Who is Kyle Hedquist? Oregon guv slammed for setting killer who was on 'life without parole' FREE
Victim Nikki Thrasher's mother, local police and prosecutors have accused the Democrat governor of jeopardizing public safety by releasing Hedquist
Oregon Governor Kate Brown has been been slammed for granting mercy to Kyle Hedquist -- a convicted killer who shot an adolescent girl, and then failing to inform the victim's family that he was back on the streets.
Despite being sentenced to life in prison for murdering Nikki Thrasher when she was 19, Brown released Hedquist earlier this month.
Hedquist, 45, lured Thrasher down a secluded logging road and shot her in the back of the head to prevent her from informing others about his theft spree. Brown argues that because Hedquist was 17 at the time of the crime, he shouldn't be sentenced to life in prison. Brown stated, "Teenagers, even those who have committed terrible crimes, have a unique capacity for growth and change. We are a state and a nation of second chances." However, Thrasher's mother, as well as local police and prosecutors, have accused the Democrat governor of jeopardizing public safety by releasing Hedquist.
"He took the life of my daughter in cold blood. It was a cold-blooded murder. He planned it. I am upset. I wasn’t even told," Holly Thrasher, who wasn't even informed of Hedquist's parole, told KOIN 6. Despite Brown's previous assertion that she "always" reaches out to victim's families so that the "victim can have a voice," the mother claimed she was never asked for her input on his release. According to KOIN 6, Thrasher also expressed concern for her and her son's safety now that her daughter's killer is free.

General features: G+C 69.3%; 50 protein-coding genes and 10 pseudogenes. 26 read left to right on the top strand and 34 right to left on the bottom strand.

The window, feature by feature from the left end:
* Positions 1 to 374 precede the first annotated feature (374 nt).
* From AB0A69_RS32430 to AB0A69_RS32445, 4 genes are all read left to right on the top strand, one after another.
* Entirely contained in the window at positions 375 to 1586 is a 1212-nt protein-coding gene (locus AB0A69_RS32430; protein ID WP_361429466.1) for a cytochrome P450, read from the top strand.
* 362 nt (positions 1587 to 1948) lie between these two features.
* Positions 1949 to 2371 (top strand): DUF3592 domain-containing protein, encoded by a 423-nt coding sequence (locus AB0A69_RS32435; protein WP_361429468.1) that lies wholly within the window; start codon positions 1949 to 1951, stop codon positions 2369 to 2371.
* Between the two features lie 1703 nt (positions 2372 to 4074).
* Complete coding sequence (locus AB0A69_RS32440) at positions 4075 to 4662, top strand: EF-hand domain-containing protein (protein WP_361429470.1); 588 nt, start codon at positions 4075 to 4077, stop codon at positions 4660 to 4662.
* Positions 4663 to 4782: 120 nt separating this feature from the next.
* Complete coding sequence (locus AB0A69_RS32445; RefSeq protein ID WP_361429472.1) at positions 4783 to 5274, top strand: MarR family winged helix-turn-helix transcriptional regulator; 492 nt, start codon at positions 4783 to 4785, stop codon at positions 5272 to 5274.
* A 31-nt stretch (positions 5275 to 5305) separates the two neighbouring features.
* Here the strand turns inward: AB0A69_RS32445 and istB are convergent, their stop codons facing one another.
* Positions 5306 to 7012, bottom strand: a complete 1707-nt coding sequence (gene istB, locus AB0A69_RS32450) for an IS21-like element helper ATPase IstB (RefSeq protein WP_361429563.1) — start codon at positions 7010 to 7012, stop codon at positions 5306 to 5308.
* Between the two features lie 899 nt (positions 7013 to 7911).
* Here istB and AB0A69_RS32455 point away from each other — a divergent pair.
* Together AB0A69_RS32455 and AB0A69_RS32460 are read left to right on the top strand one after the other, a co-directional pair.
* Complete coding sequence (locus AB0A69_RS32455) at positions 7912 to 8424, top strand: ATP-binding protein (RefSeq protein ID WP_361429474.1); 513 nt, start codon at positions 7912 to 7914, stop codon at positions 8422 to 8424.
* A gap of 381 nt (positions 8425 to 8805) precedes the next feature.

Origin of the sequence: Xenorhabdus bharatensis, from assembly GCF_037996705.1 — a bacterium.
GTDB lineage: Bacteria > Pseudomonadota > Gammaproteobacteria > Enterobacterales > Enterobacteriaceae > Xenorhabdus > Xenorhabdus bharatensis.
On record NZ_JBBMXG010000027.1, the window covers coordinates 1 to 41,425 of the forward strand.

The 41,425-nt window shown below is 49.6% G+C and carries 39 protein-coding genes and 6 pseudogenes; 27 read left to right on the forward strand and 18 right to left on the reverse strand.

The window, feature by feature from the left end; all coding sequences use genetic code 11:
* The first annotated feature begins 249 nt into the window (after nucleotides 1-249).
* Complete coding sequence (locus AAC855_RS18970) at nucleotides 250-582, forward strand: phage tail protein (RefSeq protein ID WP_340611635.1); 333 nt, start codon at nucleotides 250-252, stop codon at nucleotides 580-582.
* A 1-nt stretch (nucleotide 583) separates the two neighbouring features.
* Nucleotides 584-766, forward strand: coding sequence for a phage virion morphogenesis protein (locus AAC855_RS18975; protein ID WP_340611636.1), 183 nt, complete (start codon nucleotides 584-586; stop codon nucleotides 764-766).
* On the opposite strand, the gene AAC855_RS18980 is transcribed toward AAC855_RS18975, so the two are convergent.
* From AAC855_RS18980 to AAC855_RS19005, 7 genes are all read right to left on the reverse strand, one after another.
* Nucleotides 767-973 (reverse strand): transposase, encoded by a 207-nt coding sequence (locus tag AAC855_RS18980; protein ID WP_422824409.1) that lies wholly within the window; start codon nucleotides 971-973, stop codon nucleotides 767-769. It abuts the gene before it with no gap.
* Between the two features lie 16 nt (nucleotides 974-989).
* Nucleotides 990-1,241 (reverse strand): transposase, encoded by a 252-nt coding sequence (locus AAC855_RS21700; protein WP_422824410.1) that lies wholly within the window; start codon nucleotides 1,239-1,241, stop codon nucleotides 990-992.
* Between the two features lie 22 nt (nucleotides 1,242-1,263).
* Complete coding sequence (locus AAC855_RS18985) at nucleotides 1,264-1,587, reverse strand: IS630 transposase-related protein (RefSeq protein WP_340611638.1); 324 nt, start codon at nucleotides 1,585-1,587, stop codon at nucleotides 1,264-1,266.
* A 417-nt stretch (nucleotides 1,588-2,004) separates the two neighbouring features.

"The executive clemency granted by Governor Brown in this case is shocking and irresponsible," Douglas County Sheriff John Hanlin stated on Tuesday, April 26. In 1995, Hedquist, 45, was found guilty in Douglas County Circuit Court. Due to community safety concerns, the county refused to allow Hedquist to return after he was awarded mercy.
Douglas County District Attorney Richard Wesenberg stated in a comprehensive letter to the governor that Hedquist was "uninterested in having his version of events be based in reality." "There are thousands of pages of discovery on this case, and yet large swaths of Hedquist’s petition are completely unsupported by any of them. In fact, many statements fly in the face of the evidence," Wesenberg wrote. "This office has concerns that clemency for Mr. Hedquist will erode faith in the justice system. Specifically, clemency for Hedquist will demonstrate that a life sentence without the possibility of parole does not really mean a true-life sentence."
"These types of decisions are not reflective of public safety, they're not reflective of good decisions," Marion County District Attorney Paige Clarkson stated. She further claimed that the decision will undermine citizens' sense of justice by "telling them [that] they don’t matter, that these offenders are being prioritized over them and over what happens to them, their families, and what is appropriate for public safety."
"We need victims to trust us. We need them to participate. We need them to be willing to come to court and to hang in there with us," Clarkson said on KOIN 6. Brown's policies, she added, are "putting the average citizen and our state at risk." The Governor's Office was denied permission to release the killer to an address in Marion County as well. After finding no suitable housing in Douglas or Marion Counties, Hedquist was released to the Salem home of a former prison chaplain earlier this month.
On Saturday, Clarkson and Sheriff Joe Kast, whose county includes Salem, issued a public safety alert, expressing "significant safety concerns surrounding the governor's ill-planned commutation."